A Review of Herbal Medicines for Psychiatric Disorders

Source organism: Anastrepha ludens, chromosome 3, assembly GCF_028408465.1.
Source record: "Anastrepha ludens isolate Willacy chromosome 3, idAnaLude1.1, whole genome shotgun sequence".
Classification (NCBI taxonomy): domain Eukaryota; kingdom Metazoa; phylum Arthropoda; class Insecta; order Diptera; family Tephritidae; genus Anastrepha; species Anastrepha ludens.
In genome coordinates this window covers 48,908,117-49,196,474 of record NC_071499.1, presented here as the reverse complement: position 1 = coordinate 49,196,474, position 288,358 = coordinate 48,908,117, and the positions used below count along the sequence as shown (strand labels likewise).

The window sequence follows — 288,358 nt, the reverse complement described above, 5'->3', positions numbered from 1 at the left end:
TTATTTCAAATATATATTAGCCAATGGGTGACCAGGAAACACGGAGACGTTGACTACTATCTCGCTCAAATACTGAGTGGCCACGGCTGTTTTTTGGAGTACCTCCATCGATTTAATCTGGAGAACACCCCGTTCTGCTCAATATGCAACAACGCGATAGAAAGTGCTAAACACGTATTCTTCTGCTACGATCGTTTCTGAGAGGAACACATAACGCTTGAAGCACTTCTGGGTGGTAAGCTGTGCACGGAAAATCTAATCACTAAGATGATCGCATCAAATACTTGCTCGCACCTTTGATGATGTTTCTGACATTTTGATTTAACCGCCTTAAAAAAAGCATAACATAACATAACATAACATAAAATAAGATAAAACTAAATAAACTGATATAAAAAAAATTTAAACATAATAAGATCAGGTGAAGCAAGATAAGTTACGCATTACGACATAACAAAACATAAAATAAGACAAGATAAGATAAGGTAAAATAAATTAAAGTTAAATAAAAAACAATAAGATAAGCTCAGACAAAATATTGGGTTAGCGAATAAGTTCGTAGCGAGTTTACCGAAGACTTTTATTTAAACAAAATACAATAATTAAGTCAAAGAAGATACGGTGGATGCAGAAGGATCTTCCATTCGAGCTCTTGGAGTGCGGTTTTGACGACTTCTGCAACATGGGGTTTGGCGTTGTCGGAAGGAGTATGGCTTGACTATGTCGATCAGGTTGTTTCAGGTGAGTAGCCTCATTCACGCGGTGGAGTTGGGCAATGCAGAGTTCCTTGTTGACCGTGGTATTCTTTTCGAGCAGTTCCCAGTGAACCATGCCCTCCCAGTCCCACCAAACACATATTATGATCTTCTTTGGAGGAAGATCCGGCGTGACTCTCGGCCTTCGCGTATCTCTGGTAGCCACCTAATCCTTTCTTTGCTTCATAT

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1 A Review of Herbal Medicines for Psychiatric Disorders Gabrielle Beaubrun, M.B.B.S. Gregory E. Gray, M.D., Ph.D. Objective: This review examines herbs commonly used for psychiatric of herbal remedies by patients has symptomsSt. Johns wort, kava, ginkgo biloba, and valerian. Methods: created a need for psychiatrists and MEDLINE was searched for articles related to the use of herbs in psy- other mental health professionals to chiatry published after 1990. A secondary search examined sources cit- become familiar with the effects of ed in articles obtained from the MEDLINE search. Results: Of nine con- more commonly used herbs, includ- trolled and standardized trials of St. Johns wort, five showed the herbs ing their risks, side effects, and con- superiority to placebo, and four found no differences in effectiveness traindications. Unfortunately, this when compared with antidepressant drugs. The pharmacologically ac- topic is not covered in most medical tive components are not known. Several double-blind, placebo-con- school curricula, psychiatry residency trolled trials have demonstrated the anxiolytic efficacy of kava, but these programs, or textbooks of psychiatry studies had ill-defined patient populations, small sample sizes, and short and psychopharmacology. However, treatment duration. All but one of 40 controlled trials of ginkgo extracts this situation is beginning to change, in the treatment of dementia found clinically significant improvement in as evidenced by a recent issue of memory loss, concentration, fatigue, anxiety, and depressed mood. Most JAMA devoted to alternative medi- studies of gingko had poorly defined patient populations and small sam- cine (November 11, 1998). ple sizes and used nonstandard measures. A recent well-designed multi- Our review is intended as a brief center study showed significantly less decline in cognitive function introduction to the subject. Readers among patients with dementia receiving gingko. Valerian has been are referred to several recent texts shown to decrease sleep latency and nocturnal awakenings and improve and publications for further infor- subjective sleep quality, but placebo effects were marked in some stud- mation (37). ies, and in some cases the beneficial effects were not seen until two to four weeks of therapy. Conclusions: Although evidence of the efficacy of Methods herbal preparations in treating psychiatric conditions is growing, trans- MEDLINE was searched for articles lating the results of efficacy studies into effective treatments for patients published after 1990 related to the is hampered by the chemical complexity of the products, the lack of use of herbs in psychiatry. Search standardization of commonly available preparations, and the paucity of terms used were herb, herbal, kava, well-controlled studies. (Psychiatric Services 51:11301134, 2000) valerian, gingko, and St. Johns wort. A secondary search was performed using references obtained from arti- O nce considered a countercul- a given month (2). Four of the 12 cles identified by the MEDLINE ture phenomenon, herbal most commonly used herbal medica- search, and recent textbooks of herbal medicines are now a $4 bil- tionsSt. Johns wort, kava, ginkgo, medicine were consulted. lion industry, and herbal products are and valerianare taken for the pre- readily available in drugstores and vention or treatment of psychiatric Results supermarkets (1). It has been esti- symptoms, which is the most rapidly St. Johns wort mated that one of every three Amer- growing segment of the herbal prod- St. Johns wort (Hypericum perfora- icans has used herbal remedies (1), uct market (1). tum) is an aromatic perennial that is with 50 million people using them in The increasing interest in and use native to Europe but now grows wild in parts of Asia, North America, and South America. Its use can be traced back to the texts of the ancient Greek Dr. Beaubrun is a resident in general psychiatry at the Martin Luther King, Jr.Drew physicians Hippocrates and Galen. In Medical Center in Los Angeles. Dr. Gray is professor and chairman of the department of psychiatry and human behavior at the Charles R. Drew University of Medicine and Sci- the past decade it has become the sec- ence and director of the Augustus F. Hawkins Comprehensive Community Mental Health ond most commonly used herbal rem- Center at the King-Drew Medical Center, 1720 East 120th Street, Los Angeles, Califor- edy in Germany (3) and is currently nia 90059 (e-mail, [email protected]). Send correspondence to Dr. Gray. used in that country for the treatment 1130 PSYCHIATRIC SERVICES September 2000 Vol. 51 No. 9